Planning for retirement and business sales
If you are considering selling your business, passing it on to the next generation or retiring from your business, a summary of some of the tax reliefs that can be availed of is outlined below. Although no changes were made to the main reliefs from capital gains tax (CGT) in this year’s Finance Bill for entrepreneurs either selling their trading businesses to third parties or passing it on to the next generation, the outcome of the recent review of Entrepreneurial Relief is to be considered with the aim of better supporting entrepreneurs and entrepreneurial activity.
Business owners might have the impression that reliefs from capital gains tax on exiting a business are aimed at “big business” and towards specific industries like high-growth tech companies. In fact, the CGT reliefs currently available apply to all sectors and industries, relate to both large- and small-scale transactions and can have application even where the business owner wishes to continue as a shareholder, though with a reduced shareholding, and to remain on as a director. As timing and planning of these reliefs can be crucial to get the maximum benefit from those available, it may be appropriate to implement these reliefs now or to put in place measures to ensure the reliefs can be availed of in the future.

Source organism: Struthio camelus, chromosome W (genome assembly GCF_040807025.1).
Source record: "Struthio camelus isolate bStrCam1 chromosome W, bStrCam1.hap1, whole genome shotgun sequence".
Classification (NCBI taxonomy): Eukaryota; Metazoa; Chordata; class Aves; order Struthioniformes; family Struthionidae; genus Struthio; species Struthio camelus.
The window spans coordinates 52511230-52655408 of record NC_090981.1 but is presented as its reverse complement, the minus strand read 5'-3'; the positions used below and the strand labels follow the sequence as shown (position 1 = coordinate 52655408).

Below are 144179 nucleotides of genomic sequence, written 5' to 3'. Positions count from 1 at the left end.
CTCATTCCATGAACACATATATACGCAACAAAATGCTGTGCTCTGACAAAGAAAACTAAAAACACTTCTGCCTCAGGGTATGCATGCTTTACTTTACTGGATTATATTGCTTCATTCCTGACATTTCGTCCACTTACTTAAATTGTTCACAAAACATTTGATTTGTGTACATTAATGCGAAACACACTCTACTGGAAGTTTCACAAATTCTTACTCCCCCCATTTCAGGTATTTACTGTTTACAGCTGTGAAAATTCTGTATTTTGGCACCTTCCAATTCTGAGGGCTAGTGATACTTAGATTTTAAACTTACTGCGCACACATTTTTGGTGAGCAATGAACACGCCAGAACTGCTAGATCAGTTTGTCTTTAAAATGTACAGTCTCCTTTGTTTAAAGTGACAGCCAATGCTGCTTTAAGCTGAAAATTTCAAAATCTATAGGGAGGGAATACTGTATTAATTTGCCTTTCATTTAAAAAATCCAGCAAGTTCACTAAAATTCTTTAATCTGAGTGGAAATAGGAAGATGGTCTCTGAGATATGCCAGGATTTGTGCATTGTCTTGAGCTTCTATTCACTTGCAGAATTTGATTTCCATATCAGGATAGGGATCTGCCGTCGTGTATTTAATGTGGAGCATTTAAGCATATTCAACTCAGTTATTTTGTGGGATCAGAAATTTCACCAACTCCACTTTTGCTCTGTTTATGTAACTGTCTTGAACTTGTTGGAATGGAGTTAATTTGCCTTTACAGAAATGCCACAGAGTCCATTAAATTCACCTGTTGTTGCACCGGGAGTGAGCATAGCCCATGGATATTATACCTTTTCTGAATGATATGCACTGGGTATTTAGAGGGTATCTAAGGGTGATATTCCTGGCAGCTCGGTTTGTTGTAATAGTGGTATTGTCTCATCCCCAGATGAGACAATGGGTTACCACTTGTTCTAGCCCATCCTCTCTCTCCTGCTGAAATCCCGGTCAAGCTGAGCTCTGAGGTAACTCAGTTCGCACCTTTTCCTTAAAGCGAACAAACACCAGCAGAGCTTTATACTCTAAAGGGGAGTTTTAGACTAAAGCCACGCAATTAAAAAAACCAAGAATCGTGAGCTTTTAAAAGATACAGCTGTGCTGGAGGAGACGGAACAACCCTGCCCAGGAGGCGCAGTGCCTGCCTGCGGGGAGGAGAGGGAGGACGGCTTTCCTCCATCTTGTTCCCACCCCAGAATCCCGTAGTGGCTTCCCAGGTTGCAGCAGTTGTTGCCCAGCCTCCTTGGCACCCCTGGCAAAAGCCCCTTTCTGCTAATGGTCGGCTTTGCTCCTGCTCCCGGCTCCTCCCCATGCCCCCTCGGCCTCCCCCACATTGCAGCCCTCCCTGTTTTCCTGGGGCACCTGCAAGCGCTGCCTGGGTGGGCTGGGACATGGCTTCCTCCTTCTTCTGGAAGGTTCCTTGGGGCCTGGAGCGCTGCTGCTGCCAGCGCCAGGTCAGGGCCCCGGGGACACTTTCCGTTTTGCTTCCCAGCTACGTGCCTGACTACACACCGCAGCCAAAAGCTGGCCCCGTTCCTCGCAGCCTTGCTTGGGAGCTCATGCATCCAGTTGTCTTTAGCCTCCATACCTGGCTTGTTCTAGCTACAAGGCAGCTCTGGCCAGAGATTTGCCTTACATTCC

The availability of termination payments should be considered by business owners coming close to retirement. Within certain limits, the individual leaving can receive a tax-free lump sum payment from their company. The lifetime limit on such payments is €200,000, with the maximum allowable, subject to the lifetime limit, being calculated based on the individual’s salary level, years of service and pension entitlement.
Company funded pension planning
Company funded pension planning for businesses with existing cash reserves is a useful means of tax-efficient cash extraction from a business, throughout the lifetime of the business and not just when an individual is preparing to leave the business. Pension contributions made by a company are tax-deductible and should not give rise to a benefit in kind in the hands of the employee or director when the contribution is made to a company pension scheme. Upon retirement, individuals can typically receive a tax-free lump sum of up to 25 per cent of the value of their pension fund with the balance being transferred to an ARF.
Termination payments and pension contributions are tax-efficient and often tax-free methods of extracting cash reserves from an individuals’ company, without necessarily relinquishing control of the business or company.
For those individuals who might wish to bring in external investors but may not want to sell all of their shares, at least for the short term or who may wish to pass it by way of gift to a family member while remaining involved in the business, Retirement Relief could be an appropriate relief to claim. Despite the name, there is no requirement for the business owner to retire from the business. Being able to remain actively involved in the business for a period of time can aid a successful handover and ensure the future success of the business.